6 Things Every Newbie Pet Sitter Needs to Know
Pet sitting is a great way to indulge your fondness for animals, provide a service that pet parents appreciate, and earn a little extra on the side. It can be a full-time career, and the job is also quite welcoming of newbie pet sitters—even those who only have their pet parent experiences under their belts.
However, as every ardent pet lover should know, pet sitting is a serious business. It means being entrusted with your client’s furred family members, and naturally, your clients want nothing but the best for their companion animals. It’s important, then, for aspiring pet sitters to decide once and for all if they’re willing to shoulder this responsibility.
It takes more than a passionate commitment to animal welfare to become a pet sitter. You also need to make sure that you have all the things you need to successfully pull off an assignment. Here are some of the things you need to know and be prepared for once you start sitting for pets as a part-time or full-time job:
You Need to Be Prepared for the Business Side of Pet Sitting
While your soft spot for animals will certainly contribute to your longevity in this career, you must remember that pet sitting is still a source of income. You need to have the right tools, skills, and disposition to get the job done right the first time and earn your keep.
If you’re planning to turn this venture into a serious business, it’s time to invest a bit in the tools and skills that you need to be a good pet sitter. This can mean buying supplies for the pets you’re looking after, such as custom leashes with your brand on them. It’s also a good time to consider if additional training in pet behavior and getting bonded and insured will help attract more customers to your business.
Getting Comfortable Around a New Pet Can Take a Bit of Time
Earning the trust of a companion animal is a process, one that you need to work on alongside the pet owner. Once you’ve reached an agreement about the services you offer, it’s important to get acquainted and be comfortable with the pet in question before the actual pet sitting sessions start. The process of introducing yourself to a pet will require you to pay supervised visits and multiple test runs with the dog or cat. You must first establish yourself as a trustworthy human to the pet before you can continue with the engagement.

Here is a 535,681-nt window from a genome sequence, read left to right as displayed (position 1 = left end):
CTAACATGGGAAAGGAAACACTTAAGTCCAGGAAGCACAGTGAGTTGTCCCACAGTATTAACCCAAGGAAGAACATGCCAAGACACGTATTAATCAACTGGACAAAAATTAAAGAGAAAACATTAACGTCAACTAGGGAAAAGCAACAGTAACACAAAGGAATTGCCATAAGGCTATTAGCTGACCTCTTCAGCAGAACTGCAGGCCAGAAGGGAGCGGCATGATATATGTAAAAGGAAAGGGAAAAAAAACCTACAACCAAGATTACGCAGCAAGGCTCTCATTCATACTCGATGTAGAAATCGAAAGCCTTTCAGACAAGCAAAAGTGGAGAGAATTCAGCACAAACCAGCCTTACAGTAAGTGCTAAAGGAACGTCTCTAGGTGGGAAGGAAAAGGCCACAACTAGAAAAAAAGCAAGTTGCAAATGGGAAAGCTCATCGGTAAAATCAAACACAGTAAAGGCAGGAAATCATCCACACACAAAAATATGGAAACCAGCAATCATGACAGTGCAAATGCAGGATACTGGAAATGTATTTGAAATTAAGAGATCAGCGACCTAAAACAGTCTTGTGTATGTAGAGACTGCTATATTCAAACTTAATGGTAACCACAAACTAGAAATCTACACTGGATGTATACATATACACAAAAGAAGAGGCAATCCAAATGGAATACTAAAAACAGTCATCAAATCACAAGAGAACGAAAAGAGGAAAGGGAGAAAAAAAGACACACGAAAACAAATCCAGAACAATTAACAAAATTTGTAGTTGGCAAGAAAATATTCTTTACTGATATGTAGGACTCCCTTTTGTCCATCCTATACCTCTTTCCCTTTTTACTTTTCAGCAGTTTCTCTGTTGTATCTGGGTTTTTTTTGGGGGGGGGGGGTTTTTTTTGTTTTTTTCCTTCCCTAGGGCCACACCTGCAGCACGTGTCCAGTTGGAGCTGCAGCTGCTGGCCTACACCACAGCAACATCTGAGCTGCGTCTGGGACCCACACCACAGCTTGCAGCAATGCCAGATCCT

You’ll Have to Deal with Last-minute and Late-night Calls
Emergencies and urgent issues can pop up at any time, so you should expect that you’ll be called to cover last-minute and late-night pet sitting assignments at some point. These kinds of assignments can get frustrating pretty quickly. To get around the inconvenience of this type of arrangement, some pet sitters charge an extra fee for last-minute calls.
Cleaning Up After Your Pet Is Part of Your Responsibilities
Anyone who’s ever taken care of a dog or cat understands how messy they can be. They’ll inevitably shed fur, drool, and excrete waste while their owner is away.
When this happens, it’s your responsibility to bring order back into the home. This means scooping up their poop, especially if they defecate where they’re not supposed to or while you’re taking a walk. Your clothes and tools will inevitably have fur on them, and you’ll likely have to clean up messes in your client’s home. You’ll have to accept, sooner rather than later, that cleaning up is part and parcel of pet sitting.
Your Clients May Forget to Pay You, and It’s Your Job to Remind Them
Your clients are likely busy people who have little time left at the end of every working day. It’s not unusual for some clients to lose track of whether they’ve paid you for your services, and you may be left wondering why. When this happens, you only need to gently remind them about your payment. It’s likely they just forgot.
No Matter How Friendly the Pet Is, Always Be Careful
Dogs and cats have different temperaments, and some pets may feel attached or comfortable with you more quickly than others. However, don’t let your guard down no matter how friendly an animal may be. The dog or cat will likely treat you differently compared to their pet owners, and there may be instances where they can get anxious and react negatively to your routine activities.
Taking on the role of a pet sitter is often a solitary job, especially if you’re new to the business. Still, remember that the pet owner is your partner in ensuring that the pet in question is living its best life. Open communication, flexibility, and trustworthiness are keys to ensuring a great professional relationship with the families you’re pet sitting for.
That said, starting this job can be a challenge at first. But if you’re able to find the right clients who understand your current potential, then growing in this field will be a much easier and rewarding task.